Friday, August 15, 2008


Tautology, according to the Visual Thesaurus, is (among other things), "verboseness resulting from excessive repetitions."

For too many technical writers - especially, in my experience, those drafting ERP software manuals, a verbose, leaden and tautological style seems to be the only one they are able to use. Hence such pearls as

"The Server Date information is displayed for informational purposes."

In our translations we can, in such instances, improve on the original. For example, "La Data server è visualizzata a scopo informativo" provides the same information in Italian and is more concise.

Besides omitting redundant words, the translation can be shortened by rearranging the sentence structure:

"You can create a link in the Documents frame to link to a file or a Web page,"

May be translated more concisely and without loss of information as "Nel frame Documenti si può creare un collegamento a un file o a una pagina Web" .


  1. In Japan at least, the manual is usually written in a rush after the product is done, and it's done by the most junior engineer, who didn't have a lot of time in his engineering degree to study expository writing.

    I do try to improve on the original when I can (with the client's blessing). Especially with Japanese , failure to do so would create incredibly redundant English.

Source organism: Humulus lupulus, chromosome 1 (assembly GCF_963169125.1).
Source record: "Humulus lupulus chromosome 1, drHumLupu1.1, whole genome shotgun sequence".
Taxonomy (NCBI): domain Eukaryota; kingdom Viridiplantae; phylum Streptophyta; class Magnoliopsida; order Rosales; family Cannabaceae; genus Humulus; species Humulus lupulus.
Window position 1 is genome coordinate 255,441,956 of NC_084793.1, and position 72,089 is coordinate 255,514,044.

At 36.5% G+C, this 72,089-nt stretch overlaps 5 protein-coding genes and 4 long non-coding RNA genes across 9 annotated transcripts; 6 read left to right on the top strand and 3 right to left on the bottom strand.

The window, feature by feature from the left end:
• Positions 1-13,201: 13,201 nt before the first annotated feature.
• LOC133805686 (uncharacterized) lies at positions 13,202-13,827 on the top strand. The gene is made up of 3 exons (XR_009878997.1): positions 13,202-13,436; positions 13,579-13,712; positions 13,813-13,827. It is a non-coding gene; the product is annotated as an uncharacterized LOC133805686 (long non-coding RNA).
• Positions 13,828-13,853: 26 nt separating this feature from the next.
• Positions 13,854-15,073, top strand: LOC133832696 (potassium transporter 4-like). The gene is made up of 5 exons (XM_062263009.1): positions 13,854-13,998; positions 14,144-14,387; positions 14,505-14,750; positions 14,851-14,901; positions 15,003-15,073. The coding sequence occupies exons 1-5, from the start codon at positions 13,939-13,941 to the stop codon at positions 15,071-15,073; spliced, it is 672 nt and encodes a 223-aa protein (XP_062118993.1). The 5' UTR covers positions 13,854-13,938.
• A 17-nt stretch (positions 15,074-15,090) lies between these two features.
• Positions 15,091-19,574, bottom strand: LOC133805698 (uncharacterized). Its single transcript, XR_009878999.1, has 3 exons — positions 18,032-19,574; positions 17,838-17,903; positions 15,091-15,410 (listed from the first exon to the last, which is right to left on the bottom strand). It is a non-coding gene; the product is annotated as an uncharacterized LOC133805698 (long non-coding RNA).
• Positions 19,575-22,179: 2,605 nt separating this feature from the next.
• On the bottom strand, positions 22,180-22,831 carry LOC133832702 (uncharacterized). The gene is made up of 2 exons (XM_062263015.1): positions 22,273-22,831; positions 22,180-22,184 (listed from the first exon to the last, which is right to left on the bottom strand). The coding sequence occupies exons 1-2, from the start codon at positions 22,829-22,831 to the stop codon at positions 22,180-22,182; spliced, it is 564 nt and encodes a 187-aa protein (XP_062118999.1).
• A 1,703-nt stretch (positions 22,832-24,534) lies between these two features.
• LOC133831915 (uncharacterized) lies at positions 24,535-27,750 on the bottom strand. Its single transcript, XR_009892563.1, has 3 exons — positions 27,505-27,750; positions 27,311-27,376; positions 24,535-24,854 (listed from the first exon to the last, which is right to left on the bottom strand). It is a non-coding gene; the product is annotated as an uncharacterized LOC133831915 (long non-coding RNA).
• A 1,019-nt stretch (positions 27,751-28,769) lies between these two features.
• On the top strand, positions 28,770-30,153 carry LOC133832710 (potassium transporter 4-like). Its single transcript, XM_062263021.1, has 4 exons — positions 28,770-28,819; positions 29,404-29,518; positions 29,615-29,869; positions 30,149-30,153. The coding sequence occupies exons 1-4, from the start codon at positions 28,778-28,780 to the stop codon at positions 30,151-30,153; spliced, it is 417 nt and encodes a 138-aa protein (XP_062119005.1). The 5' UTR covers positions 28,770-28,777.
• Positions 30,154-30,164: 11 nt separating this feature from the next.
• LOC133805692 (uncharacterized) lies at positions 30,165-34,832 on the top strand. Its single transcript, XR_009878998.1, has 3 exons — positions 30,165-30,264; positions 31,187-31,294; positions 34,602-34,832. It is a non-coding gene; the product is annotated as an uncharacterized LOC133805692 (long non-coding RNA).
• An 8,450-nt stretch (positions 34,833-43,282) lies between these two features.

2. I'm not sure that improvements like these are always the purview of the translator; I can see going with "the Server Date is displayed for informational purposes," or even something more succinct, for instance, but I'm worried that "Server Date information" might refer to a _set_ of information rather than just the server date alone. You have to check on those things before you just start hacking away at things, imposing prescriptive stylistic considerations on what might be intentional salience mistaken for redundancy.

    And then, what about the passive construction (is displayed)? English-language writers and editors usually strongly favor using active voice instead? If you start hacking away, where do you draw the line?

    Just a few ideas of things writers have to keep in mind.

  3. Of course such changes are not always for us to make. In this case, however, I had the necessary information to make such decision (for one, I had also translated previously the software this manual is describing).

  4. I guess it down to a difference of perspective. Programmer usually think in terms of what a software does, while users (and thus translators) to what the software achieves.

    To make an example from my area, where the programmer sees "a collectible offensive object" we see a plain "weapon".

    The first is an element in a hierarchy of software classes, the latter stabs the enemy. I guess players have no doubt about which one they prefer to use ;)

    Personally, I file this under "adapting to the targert audience" and amend almost by default.


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